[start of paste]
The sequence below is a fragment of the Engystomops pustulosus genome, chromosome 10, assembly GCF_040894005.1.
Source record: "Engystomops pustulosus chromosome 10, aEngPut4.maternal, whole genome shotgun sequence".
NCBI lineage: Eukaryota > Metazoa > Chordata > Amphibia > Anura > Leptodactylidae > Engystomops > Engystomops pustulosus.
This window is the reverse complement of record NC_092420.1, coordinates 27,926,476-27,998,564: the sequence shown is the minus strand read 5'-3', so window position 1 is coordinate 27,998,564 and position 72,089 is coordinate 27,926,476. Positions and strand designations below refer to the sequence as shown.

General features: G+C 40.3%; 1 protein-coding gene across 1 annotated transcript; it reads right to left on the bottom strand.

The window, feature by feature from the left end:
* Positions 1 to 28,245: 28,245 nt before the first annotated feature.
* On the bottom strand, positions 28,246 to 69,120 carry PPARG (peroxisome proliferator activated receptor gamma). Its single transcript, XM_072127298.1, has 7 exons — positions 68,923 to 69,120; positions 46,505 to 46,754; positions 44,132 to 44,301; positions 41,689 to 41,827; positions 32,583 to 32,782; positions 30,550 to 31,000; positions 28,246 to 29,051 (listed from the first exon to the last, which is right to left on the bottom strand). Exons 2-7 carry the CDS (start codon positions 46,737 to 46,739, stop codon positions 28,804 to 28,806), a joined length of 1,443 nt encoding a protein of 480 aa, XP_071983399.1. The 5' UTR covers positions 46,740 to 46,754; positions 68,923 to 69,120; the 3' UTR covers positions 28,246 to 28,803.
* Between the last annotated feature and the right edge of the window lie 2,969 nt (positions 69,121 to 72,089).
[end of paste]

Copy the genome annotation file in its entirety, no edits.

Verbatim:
The sequence below is a fragment of the Engystomops pustulosus genome, chromosome 10, assembly GCF_040894005.1.
Source record: "Engystomops pustulosus chromosome 10, aEngPut4.maternal, whole genome shotgun sequence".
NCBI lineage: Eukaryota > Metazoa > Chordata > Amphibia > Anura > Leptodactylidae > Engystomops > Engystomops pustulosus.
This window is the reverse complement of record NC_092420.1, coordinates 27,926,476-27,998,564: the sequence shown is the minus strand read 5'-3', so window position 1 is coordinate 27,998,564 and position 72,089 is coordinate 27,926,476. Positions and strand designations below refer to the sequence as shown.

General features: G+C 40.3%; 1 protein-coding gene across 1 annotated transcript; it reads right to left on the bottom strand.

The window, feature by feature from the left end:
* Positions 1 to 28,245: 28,245 nt before the first annotated feature.
* On the bottom strand, positions 28,246 to 69,120 carry PPARG (peroxisome proliferator activated receptor gamma). Its single transcript, XM_072127298.1, has 7 exons — positions 68,923 to 69,120; positions 46,505 to 46,754; positions 44,132 to 44,301; positions 41,689 to 41,827; positions 32,583 to 32,782; positions 30,550 to 31,000; positions 28,246 to 29,051 (listed from the first exon to the last, which is right to left on the bottom strand). Exons 2-7 carry the CDS (start codon positions 46,737 to 46,739, stop codon positions 28,804 to 28,806), a joined length of 1,443 nt encoding a protein of 480 aa, XP_071983399.1. The 5' UTR covers positions 46,740 to 46,754; positions 68,923 to 69,120; the 3' UTR covers positions 28,246 to 28,803.
* Between the last annotated feature and the right edge of the window lie 2,969 nt (positions 69,121 to 72,089).